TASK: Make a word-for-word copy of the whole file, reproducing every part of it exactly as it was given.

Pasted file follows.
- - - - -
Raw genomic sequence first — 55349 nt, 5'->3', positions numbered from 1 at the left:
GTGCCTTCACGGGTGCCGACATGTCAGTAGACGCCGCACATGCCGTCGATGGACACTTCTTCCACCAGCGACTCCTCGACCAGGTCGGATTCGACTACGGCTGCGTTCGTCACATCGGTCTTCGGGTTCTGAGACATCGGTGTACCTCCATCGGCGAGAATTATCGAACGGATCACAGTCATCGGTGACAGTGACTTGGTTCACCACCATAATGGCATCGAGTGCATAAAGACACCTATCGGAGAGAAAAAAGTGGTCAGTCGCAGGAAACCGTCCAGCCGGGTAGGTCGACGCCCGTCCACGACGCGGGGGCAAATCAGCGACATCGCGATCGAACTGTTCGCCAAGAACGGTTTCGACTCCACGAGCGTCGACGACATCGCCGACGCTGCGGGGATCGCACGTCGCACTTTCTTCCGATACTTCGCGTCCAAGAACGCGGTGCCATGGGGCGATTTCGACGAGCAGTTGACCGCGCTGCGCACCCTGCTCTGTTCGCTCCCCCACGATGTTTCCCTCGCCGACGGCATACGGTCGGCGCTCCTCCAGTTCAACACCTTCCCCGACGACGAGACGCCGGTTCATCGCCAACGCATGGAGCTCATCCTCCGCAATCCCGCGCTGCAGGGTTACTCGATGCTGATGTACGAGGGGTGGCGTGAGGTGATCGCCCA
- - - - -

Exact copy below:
Raw genomic sequence first — 55349 nt, 5'->3', positions numbered from 1 at the left:
GTGCCTTCACGGGTGCCGACATGTCAGTAGACGCCGCACATGCCGTCGATGGACACTTCTTCCACCAGCGACTCCTCGACCAGGTCGGATTCGACTACGGCTGCGTTCGTCACATCGGTCTTCGGGTTCTGAGACATCGGTGTACCTCCATCGGCGAGAATTATCGAACGGATCACAGTCATCGGTGACAGTGACTTGGTTCACCACCATAATGGCATCGAGTGCATAAAGACACCTATCGGAGAGAAAAAAGTGGTCAGTCGCAGGAAACCGTCCAGCCGGGTAGGTCGACGCCCGTCCACGACGCGGGGGCAAATCAGCGACATCGCGATCGAACTGTTCGCCAAGAACGGTTTCGACTCCACGAGCGTCGACGACATCGCCGACGCTGCGGGGATCGCACGTCGCACTTTCTTCCGATACTTCGCGTCCAAGAACGCGGTGCCATGGGGCGATTTCGACGAGCAGTTGACCGCGCTGCGCACCCTGCTCTGTTCGCTCCCCCACGATGTTTCCCTCGCCGACGGCATACGGTCGGCGCTCCTCCAGTTCAACACCTTCCCCGACGACGAGACGCCGGTTCATCGCCAACGCATGGAGCTCATCCTCCGCAATCCCGCGCTGCAGGGTTACTCGATGCTGATGTACGAGGGGTGGCGTGAGGTGATCGCCCA